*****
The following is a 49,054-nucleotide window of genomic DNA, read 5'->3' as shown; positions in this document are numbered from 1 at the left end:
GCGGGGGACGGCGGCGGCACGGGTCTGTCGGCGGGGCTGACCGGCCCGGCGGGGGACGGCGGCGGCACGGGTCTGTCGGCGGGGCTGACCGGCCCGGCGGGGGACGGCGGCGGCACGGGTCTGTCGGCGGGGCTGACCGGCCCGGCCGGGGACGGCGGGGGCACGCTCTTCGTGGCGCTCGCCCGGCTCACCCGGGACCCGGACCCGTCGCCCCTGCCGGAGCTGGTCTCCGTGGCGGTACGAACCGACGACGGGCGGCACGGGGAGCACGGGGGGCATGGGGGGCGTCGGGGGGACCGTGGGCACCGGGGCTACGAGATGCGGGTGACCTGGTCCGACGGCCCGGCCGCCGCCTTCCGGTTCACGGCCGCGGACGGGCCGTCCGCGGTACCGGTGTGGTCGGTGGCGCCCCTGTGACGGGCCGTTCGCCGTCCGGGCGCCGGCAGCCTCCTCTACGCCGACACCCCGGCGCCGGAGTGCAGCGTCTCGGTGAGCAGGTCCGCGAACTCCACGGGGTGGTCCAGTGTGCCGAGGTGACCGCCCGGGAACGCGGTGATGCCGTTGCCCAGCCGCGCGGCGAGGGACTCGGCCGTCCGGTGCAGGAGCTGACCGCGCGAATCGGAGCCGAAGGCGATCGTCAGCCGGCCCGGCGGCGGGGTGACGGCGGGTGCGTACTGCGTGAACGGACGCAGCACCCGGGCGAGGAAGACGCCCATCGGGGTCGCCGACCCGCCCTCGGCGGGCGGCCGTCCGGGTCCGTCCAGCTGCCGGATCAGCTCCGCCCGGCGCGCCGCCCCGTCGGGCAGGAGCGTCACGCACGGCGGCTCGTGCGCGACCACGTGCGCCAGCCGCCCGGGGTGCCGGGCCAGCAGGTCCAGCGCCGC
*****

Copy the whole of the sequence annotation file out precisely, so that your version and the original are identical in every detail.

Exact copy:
The following is a 49,054-nucleotide window of genomic DNA, read 5'->3' as shown; positions in this document are numbered from 1 at the left end:
GCGGGGGACGGCGGCGGCACGGGTCTGTCGGCGGGGCTGACCGGCCCGGCGGGGGACGGCGGCGGCACGGGTCTGTCGGCGGGGCTGACCGGCCCGGCGGGGGACGGCGGCGGCACGGGTCTGTCGGCGGGGCTGACCGGCCCGGCCGGGGACGGCGGGGGCACGCTCTTCGTGGCGCTCGCCCGGCTCACCCGGGACCCGGACCCGTCGCCCCTGCCGGAGCTGGTCTCCGTGGCGGTACGAACCGACGACGGGCGGCACGGGGAGCACGGGGGGCATGGGGGGCGTCGGGGGGACCGTGGGCACCGGGGCTACGAGATGCGGGTGACCTGGTCCGACGGCCCGGCCGCCGCCTTCCGGTTCACGGCCGCGGACGGGCCGTCCGCGGTACCGGTGTGGTCGGTGGCGCCCCTGTGACGGGCCGTTCGCCGTCCGGGCGCCGGCAGCCTCCTCTACGCCGACACCCCGGCGCCGGAGTGCAGCGTCTCGGTGAGCAGGTCCGCGAACTCCACGGGGTGGTCCAGTGTGCCGAGGTGACCGCCCGGGAACGCGGTGATGCCGTTGCCCAGCCGCGCGGCGAGGGACTCGGCCGTCCGGTGCAGGAGCTGACCGCGCGAATCGGAGCCGAAGGCGATCGTCAGCCGGCCCGGCGGCGGGGTGACGGCGGGTGCGTACTGCGTGAACGGACGCAGCACCCGGGCGAGGAAGACGCCCATCGGGGTCGCCGACCCGCCCTCGGCGGGCGGCCGTCCGGGTCCGTCCAGCTGCCGGATCAGCTCCGCCCGGCGCGCCGCCCCGTCGGGCAGGAGCGTCACGCACGGCGGCTCGTGCGCGACCACGTGCGCCAGCCGCCCGGGGTGCCGGGCCAGCAGGTCCAGCGCCGC